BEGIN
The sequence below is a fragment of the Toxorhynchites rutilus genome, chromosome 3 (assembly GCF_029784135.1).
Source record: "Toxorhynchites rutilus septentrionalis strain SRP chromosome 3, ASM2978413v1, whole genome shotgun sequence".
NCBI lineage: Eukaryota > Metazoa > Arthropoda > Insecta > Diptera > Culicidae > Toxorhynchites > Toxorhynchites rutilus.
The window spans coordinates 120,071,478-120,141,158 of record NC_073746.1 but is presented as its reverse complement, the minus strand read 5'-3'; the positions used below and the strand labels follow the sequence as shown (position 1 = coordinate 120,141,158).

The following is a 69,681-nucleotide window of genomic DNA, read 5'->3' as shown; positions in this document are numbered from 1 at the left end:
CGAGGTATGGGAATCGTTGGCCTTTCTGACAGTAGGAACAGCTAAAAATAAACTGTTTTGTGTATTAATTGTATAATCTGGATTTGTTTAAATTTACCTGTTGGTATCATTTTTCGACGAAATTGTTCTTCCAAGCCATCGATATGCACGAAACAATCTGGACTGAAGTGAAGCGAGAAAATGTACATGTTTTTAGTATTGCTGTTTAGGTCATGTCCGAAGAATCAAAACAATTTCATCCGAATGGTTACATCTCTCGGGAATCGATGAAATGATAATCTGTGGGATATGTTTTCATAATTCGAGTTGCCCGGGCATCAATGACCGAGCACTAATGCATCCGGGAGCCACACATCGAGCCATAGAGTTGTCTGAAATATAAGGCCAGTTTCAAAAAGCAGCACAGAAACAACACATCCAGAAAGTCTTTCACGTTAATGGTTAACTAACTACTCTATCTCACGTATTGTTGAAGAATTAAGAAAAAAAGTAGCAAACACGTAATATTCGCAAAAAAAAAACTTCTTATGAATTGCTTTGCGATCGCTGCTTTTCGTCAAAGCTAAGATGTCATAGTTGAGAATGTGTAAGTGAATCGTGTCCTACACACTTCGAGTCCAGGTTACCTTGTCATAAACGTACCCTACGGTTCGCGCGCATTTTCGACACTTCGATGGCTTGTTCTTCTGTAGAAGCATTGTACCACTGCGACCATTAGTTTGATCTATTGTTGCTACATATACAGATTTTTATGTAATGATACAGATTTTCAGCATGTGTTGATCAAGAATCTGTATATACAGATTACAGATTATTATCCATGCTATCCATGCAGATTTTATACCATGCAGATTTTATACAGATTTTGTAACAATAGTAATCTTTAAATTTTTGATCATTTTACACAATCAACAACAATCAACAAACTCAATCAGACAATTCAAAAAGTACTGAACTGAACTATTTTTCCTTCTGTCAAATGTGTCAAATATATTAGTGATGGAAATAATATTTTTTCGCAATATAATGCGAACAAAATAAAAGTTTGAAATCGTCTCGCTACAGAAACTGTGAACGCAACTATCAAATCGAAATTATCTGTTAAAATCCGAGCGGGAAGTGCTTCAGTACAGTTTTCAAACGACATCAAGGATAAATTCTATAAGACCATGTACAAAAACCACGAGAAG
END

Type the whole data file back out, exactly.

The sequence below is a fragment of the Toxorhynchites rutilus genome, chromosome 3 (assembly GCF_029784135.1).
Source record: "Toxorhynchites rutilus septentrionalis strain SRP chromosome 3, ASM2978413v1, whole genome shotgun sequence".
NCBI lineage: Eukaryota > Metazoa > Arthropoda > Insecta > Diptera > Culicidae > Toxorhynchites > Toxorhynchites rutilus.
The window spans coordinates 120,071,478-120,141,158 of record NC_073746.1 but is presented as its reverse complement, the minus strand read 5'-3'; the positions used below and the strand labels follow the sequence as shown (position 1 = coordinate 120,141,158).

The following is a 69,681-nucleotide window of genomic DNA, read 5'->3' as shown; positions in this document are numbered from 1 at the left end:
CGAGGTATGGGAATCGTTGGCCTTTCTGACAGTAGGAACAGCTAAAAATAAACTGTTTTGTGTATTAATTGTATAATCTGGATTTGTTTAAATTTACCTGTTGGTATCATTTTTCGACGAAATTGTTCTTCCAAGCCATCGATATGCACGAAACAATCTGGACTGAAGTGAAGCGAGAAAATGTACATGTTTTTAGTATTGCTGTTTAGGTCATGTCCGAAGAATCAAAACAATTTCATCCGAATGGTTACATCTCTCGGGAATCGATGAAATGATAATCTGTGGGATATGTTTTCATAATTCGAGTTGCCCGGGCATCAATGACCGAGCACTAATGCATCCGGGAGCCACACATCGAGCCATAGAGTTGTCTGAAATATAAGGCCAGTTTCAAAAAGCAGCACAGAAACAACACATCCAGAAAGTCTTTCACGTTAATGGTTAACTAACTACTCTATCTCACGTATTGTTGAAGAATTAAGAAAAAAAGTAGCAAACACGTAATATTCGCAAAAAAAAAACTTCTTATGAATTGCTTTGCGATCGCTGCTTTTCGTCAAAGCTAAGATGTCATAGTTGAGAATGTGTAAGTGAATCGTGTCCTACACACTTCGAGTCCAGGTTACCTTGTCATAAACGTACCCTACGGTTCGCGCGCATTTTCGACACTTCGATGGCTTGTTCTTCTGTAGAAGCATTGTACCACTGCGACCATTAGTTTGATCTATTGTTGCTACATATACAGATTTTTATGTAATGATACAGATTTTCAGCATGTGTTGATCAAGAATCTGTATATACAGATTACAGATTATTATCCATGCTATCCATGCAGATTTTATACCATGCAGATTTTATACAGATTTTGTAACAATAGTAATCTTTAAATTTTTGATCATTTTACACAATCAACAACAATCAACAAACTCAATCAGACAATTCAAAAAGTACTGAACTGAACTATTTTTCCTTCTGTCAAATGTGTCAAATATATTAGTGATGGAAATAATATTTTTTCGCAATATAATGCGAACAAAATAAAAGTTTGAAATCGTCTCGCTACAGAAACTGTGAACGCAACTATCAAATCGAAATTATCTGTTAAAATCCGAGCGGGAAGTGCTTCAGTACAGTTTTCAAACGACATCAAGGATAAATTCTATAAGACCATGTACAAAAACCACGAGAAG